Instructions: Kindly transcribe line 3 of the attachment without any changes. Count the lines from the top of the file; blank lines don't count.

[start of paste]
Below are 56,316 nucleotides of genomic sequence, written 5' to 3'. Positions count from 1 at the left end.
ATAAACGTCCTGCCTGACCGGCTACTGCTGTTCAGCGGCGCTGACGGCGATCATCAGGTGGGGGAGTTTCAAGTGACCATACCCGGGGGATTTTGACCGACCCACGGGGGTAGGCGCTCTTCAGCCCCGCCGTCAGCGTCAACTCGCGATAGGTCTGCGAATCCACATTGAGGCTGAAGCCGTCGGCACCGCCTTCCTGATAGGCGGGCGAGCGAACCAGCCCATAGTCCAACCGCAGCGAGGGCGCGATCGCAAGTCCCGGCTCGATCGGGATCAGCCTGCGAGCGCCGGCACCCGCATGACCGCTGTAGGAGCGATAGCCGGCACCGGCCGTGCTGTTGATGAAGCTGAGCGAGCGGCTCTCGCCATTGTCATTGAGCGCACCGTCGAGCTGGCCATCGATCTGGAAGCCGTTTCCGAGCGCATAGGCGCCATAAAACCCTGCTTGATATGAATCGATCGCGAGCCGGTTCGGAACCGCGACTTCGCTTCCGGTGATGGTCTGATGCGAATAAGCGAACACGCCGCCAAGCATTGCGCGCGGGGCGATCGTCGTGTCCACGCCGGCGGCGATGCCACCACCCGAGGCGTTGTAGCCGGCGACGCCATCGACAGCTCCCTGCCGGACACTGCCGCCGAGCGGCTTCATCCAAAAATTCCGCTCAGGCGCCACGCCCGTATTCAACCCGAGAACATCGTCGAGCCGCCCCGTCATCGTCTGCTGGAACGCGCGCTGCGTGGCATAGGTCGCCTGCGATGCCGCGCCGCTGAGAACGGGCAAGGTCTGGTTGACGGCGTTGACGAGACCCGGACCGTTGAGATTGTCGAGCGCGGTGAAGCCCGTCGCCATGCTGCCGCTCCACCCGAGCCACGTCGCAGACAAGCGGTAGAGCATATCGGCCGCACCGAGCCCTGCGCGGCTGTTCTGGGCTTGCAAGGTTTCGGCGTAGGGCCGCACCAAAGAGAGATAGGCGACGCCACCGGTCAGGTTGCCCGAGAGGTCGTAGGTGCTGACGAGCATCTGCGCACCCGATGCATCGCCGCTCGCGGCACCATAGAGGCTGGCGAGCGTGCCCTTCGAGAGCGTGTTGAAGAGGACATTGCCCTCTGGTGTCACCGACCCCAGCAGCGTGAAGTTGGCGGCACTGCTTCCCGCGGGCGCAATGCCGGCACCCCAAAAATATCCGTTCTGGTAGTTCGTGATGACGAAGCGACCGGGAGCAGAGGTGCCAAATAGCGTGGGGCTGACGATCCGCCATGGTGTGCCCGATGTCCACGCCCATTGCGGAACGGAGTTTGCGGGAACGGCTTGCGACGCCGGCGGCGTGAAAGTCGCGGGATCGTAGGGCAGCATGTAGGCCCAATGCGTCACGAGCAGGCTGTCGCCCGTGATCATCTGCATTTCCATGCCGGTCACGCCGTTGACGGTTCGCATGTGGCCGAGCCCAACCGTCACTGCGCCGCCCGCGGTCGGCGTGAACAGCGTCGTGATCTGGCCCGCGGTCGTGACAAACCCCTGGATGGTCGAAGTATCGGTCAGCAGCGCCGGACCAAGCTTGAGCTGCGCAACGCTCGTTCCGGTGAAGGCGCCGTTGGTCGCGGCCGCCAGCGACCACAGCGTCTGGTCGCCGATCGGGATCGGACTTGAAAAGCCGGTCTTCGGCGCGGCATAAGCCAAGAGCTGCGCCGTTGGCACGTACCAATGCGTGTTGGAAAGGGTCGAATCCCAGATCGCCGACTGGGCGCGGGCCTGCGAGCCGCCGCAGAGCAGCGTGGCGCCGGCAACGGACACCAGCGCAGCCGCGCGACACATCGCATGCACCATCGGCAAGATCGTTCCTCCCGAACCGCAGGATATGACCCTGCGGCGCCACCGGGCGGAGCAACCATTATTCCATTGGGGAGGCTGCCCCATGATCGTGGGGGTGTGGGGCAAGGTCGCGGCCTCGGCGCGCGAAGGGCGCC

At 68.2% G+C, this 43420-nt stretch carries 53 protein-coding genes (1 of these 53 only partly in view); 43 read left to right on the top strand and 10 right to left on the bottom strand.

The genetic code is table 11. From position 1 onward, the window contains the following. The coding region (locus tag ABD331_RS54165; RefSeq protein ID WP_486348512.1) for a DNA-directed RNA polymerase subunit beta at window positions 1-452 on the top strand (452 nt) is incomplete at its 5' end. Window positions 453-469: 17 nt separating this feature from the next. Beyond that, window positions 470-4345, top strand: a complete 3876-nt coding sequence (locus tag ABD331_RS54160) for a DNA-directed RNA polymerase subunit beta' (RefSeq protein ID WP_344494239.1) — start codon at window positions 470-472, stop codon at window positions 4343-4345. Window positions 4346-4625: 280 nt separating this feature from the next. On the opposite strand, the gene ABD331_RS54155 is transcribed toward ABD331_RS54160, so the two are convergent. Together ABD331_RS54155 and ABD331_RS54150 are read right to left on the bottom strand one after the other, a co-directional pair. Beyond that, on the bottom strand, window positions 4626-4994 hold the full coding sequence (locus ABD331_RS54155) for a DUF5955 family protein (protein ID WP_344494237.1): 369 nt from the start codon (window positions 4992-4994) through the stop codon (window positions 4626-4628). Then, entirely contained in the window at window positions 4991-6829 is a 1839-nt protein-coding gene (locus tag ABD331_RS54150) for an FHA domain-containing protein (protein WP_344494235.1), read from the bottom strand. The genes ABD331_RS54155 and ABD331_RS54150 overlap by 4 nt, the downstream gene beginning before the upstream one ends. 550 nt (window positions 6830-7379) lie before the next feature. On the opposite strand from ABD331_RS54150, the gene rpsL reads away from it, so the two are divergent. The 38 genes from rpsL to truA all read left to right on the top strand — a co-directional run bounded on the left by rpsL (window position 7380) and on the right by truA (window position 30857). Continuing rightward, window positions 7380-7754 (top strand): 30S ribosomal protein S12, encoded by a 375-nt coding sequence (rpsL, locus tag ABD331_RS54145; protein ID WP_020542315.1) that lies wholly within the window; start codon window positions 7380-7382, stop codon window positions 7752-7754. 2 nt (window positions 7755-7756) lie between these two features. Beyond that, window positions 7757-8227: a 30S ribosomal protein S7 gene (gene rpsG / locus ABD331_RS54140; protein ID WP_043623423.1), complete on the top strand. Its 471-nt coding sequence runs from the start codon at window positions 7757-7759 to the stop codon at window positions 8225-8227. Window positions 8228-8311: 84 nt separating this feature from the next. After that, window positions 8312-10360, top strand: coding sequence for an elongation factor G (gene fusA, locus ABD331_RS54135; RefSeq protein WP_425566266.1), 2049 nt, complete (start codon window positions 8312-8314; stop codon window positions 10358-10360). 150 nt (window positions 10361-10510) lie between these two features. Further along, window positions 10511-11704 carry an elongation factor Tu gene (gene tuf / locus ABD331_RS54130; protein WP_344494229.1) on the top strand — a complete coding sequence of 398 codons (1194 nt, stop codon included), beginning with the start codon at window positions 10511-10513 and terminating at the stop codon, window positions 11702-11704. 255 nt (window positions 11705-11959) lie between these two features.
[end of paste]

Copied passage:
At 68.2% G+C, this 43420-nt stretch carries 53 protein-coding genes (1 of these 53 only partly in view); 43 read left to right on the top strand and 10 right to left on the bottom strand.